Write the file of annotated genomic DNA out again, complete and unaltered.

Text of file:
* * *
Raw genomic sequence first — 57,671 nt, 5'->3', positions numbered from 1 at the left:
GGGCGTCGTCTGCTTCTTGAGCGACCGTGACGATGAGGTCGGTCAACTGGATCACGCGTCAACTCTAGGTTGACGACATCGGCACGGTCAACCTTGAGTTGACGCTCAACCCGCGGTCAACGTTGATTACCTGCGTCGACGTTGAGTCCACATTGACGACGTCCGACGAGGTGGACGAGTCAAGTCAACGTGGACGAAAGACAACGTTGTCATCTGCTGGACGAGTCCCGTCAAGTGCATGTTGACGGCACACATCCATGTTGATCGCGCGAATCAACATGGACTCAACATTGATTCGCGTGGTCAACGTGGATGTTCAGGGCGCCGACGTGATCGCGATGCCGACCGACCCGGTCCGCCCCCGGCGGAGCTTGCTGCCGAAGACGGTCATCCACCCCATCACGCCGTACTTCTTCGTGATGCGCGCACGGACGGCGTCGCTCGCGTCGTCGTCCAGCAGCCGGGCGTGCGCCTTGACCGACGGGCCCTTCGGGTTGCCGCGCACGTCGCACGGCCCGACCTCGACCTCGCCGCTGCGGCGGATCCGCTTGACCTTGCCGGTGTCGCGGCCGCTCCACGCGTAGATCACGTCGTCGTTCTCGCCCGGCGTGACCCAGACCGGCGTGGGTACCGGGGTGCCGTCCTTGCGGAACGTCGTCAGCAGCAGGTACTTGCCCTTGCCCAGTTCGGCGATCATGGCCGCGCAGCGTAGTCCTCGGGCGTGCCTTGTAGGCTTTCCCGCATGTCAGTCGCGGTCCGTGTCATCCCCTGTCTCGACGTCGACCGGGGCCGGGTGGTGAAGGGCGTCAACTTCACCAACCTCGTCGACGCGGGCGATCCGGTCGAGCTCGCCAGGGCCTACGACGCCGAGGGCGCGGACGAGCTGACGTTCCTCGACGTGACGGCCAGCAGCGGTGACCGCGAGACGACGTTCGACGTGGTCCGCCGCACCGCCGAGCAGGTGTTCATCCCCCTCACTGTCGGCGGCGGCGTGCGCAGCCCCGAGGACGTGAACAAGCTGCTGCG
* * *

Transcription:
Raw genomic sequence first — 57,671 nt, 5'->3', positions numbered from 1 at the left:
GGGCGTCGTCTGCTTCTTGAGCGACCGTGACGATGAGGTCGGTCAACTGGATCACGCGTCAACTCTAGGTTGACGACATCGGCACGGTCAACCTTGAGTTGACGCTCAACCCGCGGTCAACGTTGATTACCTGCGTCGACGTTGAGTCCACATTGACGACGTCCGACGAGGTGGACGAGTCAAGTCAACGTGGACGAAAGACAACGTTGTCATCTGCTGGACGAGTCCCGTCAAGTGCATGTTGACGGCACACATCCATGTTGATCGCGCGAATCAACATGGACTCAACATTGATTCGCGTGGTCAACGTGGATGTTCAGGGCGCCGACGTGATCGCGATGCCGACCGACCCGGTCCGCCCCCGGCGGAGCTTGCTGCCGAAGACGGTCATCCACCCCATCACGCCGTACTTCTTCGTGATGCGCGCACGGACGGCGTCGCTCGCGTCGTCGTCCAGCAGCCGGGCGTGCGCCTTGACCGACGGGCCCTTCGGGTTGCCGCGCACGTCGCACGGCCCGACCTCGACCTCGCCGCTGCGGCGGATCCGCTTGACCTTGCCGGTGTCGCGGCCGCTCCACGCGTAGATCACGTCGTCGTTCTCGCCCGGCGTGACCCAGACCGGCGTGGGTACCGGGGTGCCGTCCTTGCGGAACGTCGTCAGCAGCAGGTACTTGCCCTTGCCCAGTTCGGCGATCATGGCCGCGCAGCGTAGTCCTCGGGCGTGCCTTGTAGGCTTTCCCGCATGTCAGTCGCGGTCCGTGTCATCCCCTGTCTCGACGTCGACCGGGGCCGGGTGGTGAAGGGCGTCAACTTCACCAACCTCGTCGACGCGGGCGATCCGGTCGAGCTCGCCAGGGCCTACGACGCCGAGGGCGCGGACGAGCTGACGTTCCTCGACGTGACGGCCAGCAGCGGTGACCGCGAGACGACGTTCGACGTGGTCCGCCGCACCGCCGAGCAGGTGTTCATCCCCCTCACTGTCGGCGGCGGCGTGCGCAGCCCCGAGGACGTGAACAAGCTGCTGCG